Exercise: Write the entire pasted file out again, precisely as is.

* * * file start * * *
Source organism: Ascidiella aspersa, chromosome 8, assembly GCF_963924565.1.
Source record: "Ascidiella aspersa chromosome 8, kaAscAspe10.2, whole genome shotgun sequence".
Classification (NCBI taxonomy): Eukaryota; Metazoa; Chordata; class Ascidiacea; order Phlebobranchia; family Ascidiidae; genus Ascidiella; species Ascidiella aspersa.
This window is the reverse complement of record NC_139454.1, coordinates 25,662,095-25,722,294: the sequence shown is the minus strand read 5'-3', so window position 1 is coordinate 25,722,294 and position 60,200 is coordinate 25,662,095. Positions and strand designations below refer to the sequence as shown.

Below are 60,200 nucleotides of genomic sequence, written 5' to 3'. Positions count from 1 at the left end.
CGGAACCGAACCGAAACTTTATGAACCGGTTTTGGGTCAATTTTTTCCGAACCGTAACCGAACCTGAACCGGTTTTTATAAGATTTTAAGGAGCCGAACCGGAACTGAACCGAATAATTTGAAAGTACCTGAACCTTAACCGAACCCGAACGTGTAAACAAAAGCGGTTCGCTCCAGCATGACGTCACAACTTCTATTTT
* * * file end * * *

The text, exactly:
Source organism: Ascidiella aspersa, chromosome 8, assembly GCF_963924565.1.
Source record: "Ascidiella aspersa chromosome 8, kaAscAspe10.2, whole genome shotgun sequence".
Classification (NCBI taxonomy): Eukaryota; Metazoa; Chordata; class Ascidiacea; order Phlebobranchia; family Ascidiidae; genus Ascidiella; species Ascidiella aspersa.
This window is the reverse complement of record NC_139454.1, coordinates 25,662,095-25,722,294: the sequence shown is the minus strand read 5'-3', so window position 1 is coordinate 25,722,294 and position 60,200 is coordinate 25,662,095. Positions and strand designations below refer to the sequence as shown.

Below are 60,200 nucleotides of genomic sequence, written 5' to 3'. Positions count from 1 at the left end.
CGGAACCGAACCGAAACTTTATGAACCGGTTTTGGGTCAATTTTTTCCGAACCGTAACCGAACCTGAACCGGTTTTTATAAGATTTTAAGGAGCCGAACCGGAACTGAACCGAATAATTTGAAAGTACCTGAACCTTAACCGAACCCGAACGTGTAAACAAAAGCGGTTCGCTCCAGCATGACGTCACAACTTCTATTTT